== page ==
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City keeps 3-bag limit

The trash talk among city councillors took almost two hours, Nov. 16, but residents of Greater Sudbury will be able to continue with a three-bag limit for garbage collection.
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Greater Sudbury city councillors opted not to drop the garbage bag pickup limit from three bags per household to two. File photo

The trash talk among city councillors took almost two hours, Nov. 16, but residents of Greater Sudbury will be able to continue with a three-bag limit for garbage collection.

Decreasing the limit to two bags per week was one of 11 recommendations from the city's Solid Waste Advisory Panel, whose mandate is to function as council's public liaison on solid waste management issues.

In 2010, the panel reviewed methods to increase waste diversion, such as the use of blue boxes and composting containers. In a report prepared by the panel, it was stated that 84 per cent of households in the city generate two garbage bags or less per week.

It was that information that encouraged seven of the councillors at the meeting to vote down the proposed decrease.

“This is a non-issue, and we would be doing more harm than good by pushing this forward,” Ward 2 Coun. Jacques Barbeau, who chairs the panel, said. “I recommend we leave (the limit) at three (bags).”

Ward 6 Coun. Andre Rivest called the recommendation “premature,” and said that until the city's recycling system operates more efficiently, people need the option of putting three bags at curbside.

Some significant numbers were presented in the report, Ward 5 Coun. Ron Dupuis said. Having 84 per cent of households generating two garbage bags or less means there is no need to change a system that isn't broken.

“It's not perfect, but it's a good system,” Dupuis aid. “We have made some tremendous progress, and there are only a handful of residents who use three bags or more. We've done our work, and in two or three years, we'll see even more people using two bags or less.”

Councillors Frances Caldarelli, Ward 10, Terry Kett, Ward 11 and Joscelyne Landry-Altmann, Ward 12, voted in favour of the decrease.

Kett said it's a recommendation whose time has come.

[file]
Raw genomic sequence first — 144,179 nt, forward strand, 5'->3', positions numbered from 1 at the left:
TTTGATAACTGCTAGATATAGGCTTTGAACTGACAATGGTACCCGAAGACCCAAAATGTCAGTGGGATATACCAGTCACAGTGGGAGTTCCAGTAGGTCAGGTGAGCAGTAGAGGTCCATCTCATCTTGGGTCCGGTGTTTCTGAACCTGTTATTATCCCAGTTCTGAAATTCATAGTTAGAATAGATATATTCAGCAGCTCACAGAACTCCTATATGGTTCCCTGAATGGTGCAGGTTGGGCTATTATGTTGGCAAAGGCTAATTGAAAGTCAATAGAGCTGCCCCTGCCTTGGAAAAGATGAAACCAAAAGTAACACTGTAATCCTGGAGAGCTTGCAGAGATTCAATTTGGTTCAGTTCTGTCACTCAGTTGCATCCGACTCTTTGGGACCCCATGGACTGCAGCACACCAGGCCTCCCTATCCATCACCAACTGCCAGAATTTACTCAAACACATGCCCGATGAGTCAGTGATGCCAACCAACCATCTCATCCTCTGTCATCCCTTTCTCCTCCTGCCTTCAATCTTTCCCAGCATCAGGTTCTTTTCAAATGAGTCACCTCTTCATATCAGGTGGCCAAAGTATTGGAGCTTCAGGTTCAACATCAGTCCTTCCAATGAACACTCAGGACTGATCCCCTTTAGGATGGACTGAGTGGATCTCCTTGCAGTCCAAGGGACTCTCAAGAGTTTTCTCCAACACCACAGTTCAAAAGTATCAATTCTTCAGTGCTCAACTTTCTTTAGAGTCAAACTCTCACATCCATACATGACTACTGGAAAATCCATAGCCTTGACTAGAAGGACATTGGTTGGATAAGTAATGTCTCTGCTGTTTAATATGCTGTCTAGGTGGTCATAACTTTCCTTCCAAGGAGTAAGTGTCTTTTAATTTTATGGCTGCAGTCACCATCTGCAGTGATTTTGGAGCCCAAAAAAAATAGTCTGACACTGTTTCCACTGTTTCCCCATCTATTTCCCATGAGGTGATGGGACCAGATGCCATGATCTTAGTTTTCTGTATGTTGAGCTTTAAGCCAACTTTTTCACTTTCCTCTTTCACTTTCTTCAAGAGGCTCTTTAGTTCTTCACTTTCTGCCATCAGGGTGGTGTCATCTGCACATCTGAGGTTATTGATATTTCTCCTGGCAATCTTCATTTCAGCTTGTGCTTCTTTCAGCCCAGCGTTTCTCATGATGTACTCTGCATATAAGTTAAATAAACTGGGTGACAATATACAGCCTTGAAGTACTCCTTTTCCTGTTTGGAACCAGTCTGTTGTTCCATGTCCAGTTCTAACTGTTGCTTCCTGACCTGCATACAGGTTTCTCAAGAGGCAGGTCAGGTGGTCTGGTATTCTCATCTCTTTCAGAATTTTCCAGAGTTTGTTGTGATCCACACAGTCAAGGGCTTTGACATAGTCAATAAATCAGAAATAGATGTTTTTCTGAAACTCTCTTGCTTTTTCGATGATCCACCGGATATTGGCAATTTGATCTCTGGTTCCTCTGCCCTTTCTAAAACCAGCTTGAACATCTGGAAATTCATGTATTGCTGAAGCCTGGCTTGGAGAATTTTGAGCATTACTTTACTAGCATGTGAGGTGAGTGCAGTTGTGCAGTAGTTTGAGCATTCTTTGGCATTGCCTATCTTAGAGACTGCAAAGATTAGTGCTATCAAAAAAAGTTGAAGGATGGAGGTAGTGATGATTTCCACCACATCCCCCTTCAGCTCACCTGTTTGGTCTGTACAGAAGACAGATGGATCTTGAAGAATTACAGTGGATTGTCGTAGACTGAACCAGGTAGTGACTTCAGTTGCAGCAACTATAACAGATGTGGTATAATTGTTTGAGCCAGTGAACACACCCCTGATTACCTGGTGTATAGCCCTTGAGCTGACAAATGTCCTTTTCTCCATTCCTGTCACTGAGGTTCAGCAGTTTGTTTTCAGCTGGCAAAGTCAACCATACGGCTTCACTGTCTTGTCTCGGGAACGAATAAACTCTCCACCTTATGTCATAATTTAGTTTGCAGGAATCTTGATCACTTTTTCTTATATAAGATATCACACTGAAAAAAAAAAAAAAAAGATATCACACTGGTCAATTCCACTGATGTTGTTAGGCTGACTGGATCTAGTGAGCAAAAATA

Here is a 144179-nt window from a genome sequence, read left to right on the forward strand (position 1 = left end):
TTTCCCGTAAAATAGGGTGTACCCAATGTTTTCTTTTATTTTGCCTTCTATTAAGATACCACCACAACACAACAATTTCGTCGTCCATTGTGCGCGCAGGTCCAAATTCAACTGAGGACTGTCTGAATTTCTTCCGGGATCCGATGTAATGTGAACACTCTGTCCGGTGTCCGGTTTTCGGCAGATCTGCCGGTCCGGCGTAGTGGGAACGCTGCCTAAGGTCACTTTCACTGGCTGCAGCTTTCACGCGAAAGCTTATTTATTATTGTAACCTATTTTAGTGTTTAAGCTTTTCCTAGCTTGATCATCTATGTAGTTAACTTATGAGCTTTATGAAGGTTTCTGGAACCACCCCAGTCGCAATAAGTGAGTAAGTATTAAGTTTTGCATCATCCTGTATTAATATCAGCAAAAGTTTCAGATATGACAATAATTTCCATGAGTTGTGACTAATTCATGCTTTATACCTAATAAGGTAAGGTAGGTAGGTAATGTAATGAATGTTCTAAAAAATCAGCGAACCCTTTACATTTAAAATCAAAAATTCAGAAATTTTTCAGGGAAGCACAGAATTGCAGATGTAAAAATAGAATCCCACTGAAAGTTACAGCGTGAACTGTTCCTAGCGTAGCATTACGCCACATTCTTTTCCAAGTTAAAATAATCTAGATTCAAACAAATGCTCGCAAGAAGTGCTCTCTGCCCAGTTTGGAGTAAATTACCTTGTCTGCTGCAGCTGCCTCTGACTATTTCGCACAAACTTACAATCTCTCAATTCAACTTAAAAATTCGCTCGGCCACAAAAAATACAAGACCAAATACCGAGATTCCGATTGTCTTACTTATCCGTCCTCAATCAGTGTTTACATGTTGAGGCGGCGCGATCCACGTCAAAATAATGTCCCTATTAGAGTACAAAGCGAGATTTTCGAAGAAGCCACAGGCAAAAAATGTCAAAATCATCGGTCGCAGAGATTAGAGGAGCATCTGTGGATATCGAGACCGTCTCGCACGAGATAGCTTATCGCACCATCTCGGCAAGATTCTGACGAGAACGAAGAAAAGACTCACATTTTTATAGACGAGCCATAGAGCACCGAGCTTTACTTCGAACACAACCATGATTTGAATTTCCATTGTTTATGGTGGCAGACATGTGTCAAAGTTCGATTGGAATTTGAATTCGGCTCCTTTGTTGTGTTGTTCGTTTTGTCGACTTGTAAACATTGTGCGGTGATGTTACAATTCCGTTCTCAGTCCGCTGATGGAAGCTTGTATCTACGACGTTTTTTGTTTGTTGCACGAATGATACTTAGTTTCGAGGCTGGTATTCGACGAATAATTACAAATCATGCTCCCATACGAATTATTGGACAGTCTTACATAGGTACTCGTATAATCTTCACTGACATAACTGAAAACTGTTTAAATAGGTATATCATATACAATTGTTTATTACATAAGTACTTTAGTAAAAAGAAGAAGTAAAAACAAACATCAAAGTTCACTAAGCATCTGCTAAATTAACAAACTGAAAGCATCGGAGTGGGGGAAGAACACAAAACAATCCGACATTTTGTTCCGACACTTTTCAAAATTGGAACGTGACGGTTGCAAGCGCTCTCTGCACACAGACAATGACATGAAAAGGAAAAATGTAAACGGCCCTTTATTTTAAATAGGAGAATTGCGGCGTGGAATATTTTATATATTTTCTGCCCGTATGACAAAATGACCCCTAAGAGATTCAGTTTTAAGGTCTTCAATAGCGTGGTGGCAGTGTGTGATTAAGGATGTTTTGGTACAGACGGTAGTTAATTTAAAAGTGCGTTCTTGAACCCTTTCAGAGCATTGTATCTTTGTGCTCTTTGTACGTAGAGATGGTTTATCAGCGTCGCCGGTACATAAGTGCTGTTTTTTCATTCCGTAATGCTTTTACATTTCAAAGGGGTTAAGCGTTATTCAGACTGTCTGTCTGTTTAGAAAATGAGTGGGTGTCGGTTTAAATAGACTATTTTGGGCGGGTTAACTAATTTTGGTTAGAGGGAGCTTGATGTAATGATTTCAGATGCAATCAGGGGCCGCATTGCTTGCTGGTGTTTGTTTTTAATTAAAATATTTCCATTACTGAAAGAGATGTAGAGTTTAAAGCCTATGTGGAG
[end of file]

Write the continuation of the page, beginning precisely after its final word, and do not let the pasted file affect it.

“People are still just not grasping the idea of recycling, and this will put pressure on them to put garbage where it belongs,” Kett said.

The panel reported that 45.7 per cent of recyclable items are still being placed in garbage bags. A decrease in the bag limit is “simply part of (the city)” trying to improve upon where it is right now, Kett said.

Councillors sent back several options to the panel for overhaul. The first recommendation deferred was to allow residents to apply to rent a truck to deliver their residential waste to the landfill during the tipping fee holiday to submit an application, something only allowed to non-commercial vehicles presently.

Ward 5 Coun. Ron Dupuis questioned the validity of this recommendation. He said it would make more sense to allow residents to borrow a truck from a neighbour or family member to transport their garbage. He said he would like that to be addressed in a new recommendation from the panel.

The panel will also revisit a recommendation to allow residents interested in using waste container storage bins to help alleviate bear/animal issues, and a recommendation to exempt non-profit volunteer organizations with a sports-related theme from the city's Biz Box Recycling program fees. Councillors said they would like to see all non-profit volunteer-driven organizations granted the same exemption.


Chantal Mathieu, manager of environmental services, said residents with any questions about any of the recommendations or changes are encouraged to call 311 for more information. She also said her staff would be willing to go out into the field to demonstrate to residents ways to dispose of their solid waste more efficiently.

“It's been 10 years since amalgamation, and a lot of changes have occurred,” Mathieu said. “We are always looking for more ways to divert waste.”

Changes that were approved include:

 
- an increase in the capacity of waste containers and a decrease in the weight allowance;

- a more active role by the city's environmental service division in facilitating waste diversion and recycling efforts at city facilities;

- no tipping fees for recyclable materials delivered to the city's recycling centre or depot, which will allow the industrial, commercial and institutional sectors to reduce overall disposal costs;

- the provision of curbside pickup for those sectors;

- the decrease in the price of big blue boxes to $10 from $17 during a truckload sale in 2012 and 2013; and that residents be asked to place their leaf and yard trimmings in a garbage bag or container.
 

Posted by Mark Gentili 




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